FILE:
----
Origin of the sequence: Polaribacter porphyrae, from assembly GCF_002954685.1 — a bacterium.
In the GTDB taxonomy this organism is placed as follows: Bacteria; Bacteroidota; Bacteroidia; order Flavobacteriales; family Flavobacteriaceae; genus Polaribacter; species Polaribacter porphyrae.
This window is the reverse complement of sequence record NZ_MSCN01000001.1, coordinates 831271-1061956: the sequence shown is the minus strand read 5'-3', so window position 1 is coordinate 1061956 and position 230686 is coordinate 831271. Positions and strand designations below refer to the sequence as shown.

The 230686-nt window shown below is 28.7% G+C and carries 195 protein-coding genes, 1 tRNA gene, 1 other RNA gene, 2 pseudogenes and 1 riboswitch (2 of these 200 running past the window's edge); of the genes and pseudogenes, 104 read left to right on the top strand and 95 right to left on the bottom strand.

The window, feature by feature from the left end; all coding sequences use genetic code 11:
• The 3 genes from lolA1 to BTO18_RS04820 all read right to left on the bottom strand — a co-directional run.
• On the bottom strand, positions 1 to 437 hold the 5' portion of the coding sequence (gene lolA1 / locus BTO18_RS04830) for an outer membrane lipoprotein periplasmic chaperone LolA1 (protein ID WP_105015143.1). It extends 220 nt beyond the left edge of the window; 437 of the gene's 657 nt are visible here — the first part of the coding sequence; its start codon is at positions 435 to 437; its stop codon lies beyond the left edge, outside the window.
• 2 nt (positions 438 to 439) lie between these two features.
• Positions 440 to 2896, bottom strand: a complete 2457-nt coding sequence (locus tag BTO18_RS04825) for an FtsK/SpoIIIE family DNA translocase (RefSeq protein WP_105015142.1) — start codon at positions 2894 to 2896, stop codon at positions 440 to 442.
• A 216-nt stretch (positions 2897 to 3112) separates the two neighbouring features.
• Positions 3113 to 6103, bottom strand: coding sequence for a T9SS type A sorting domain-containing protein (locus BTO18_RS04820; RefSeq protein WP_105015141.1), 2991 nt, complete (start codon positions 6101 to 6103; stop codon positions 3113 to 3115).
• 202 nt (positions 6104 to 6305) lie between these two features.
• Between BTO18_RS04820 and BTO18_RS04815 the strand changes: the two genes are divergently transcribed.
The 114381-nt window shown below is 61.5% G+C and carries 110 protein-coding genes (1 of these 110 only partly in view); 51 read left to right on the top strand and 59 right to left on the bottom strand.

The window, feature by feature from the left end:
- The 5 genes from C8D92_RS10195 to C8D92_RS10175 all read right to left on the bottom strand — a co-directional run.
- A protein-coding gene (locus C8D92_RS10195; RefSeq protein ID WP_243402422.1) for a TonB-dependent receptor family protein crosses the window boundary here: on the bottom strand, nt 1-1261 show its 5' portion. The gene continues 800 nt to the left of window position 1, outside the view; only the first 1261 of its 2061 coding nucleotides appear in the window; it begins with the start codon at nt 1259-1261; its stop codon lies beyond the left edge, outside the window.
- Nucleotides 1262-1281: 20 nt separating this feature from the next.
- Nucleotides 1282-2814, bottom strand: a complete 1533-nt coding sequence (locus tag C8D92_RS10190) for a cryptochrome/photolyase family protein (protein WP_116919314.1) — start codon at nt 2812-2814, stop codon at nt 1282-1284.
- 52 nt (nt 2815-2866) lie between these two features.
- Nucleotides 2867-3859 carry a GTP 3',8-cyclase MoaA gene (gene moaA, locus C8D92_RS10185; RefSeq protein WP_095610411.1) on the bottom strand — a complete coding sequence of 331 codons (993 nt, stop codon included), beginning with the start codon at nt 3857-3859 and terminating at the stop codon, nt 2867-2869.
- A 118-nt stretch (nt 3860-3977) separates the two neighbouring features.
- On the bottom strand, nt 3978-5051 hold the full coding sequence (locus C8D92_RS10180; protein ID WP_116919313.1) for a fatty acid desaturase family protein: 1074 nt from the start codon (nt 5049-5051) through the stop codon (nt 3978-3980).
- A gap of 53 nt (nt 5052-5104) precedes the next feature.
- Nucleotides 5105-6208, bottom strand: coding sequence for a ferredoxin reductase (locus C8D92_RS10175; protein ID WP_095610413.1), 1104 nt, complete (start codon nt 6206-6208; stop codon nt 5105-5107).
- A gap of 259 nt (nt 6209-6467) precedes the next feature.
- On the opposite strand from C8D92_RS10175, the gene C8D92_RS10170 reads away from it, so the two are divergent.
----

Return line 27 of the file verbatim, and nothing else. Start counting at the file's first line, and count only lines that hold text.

- On the opposite strand from C8D92_RS10175, the gene C8D92_RS10170 reads away from it, so the two are divergent.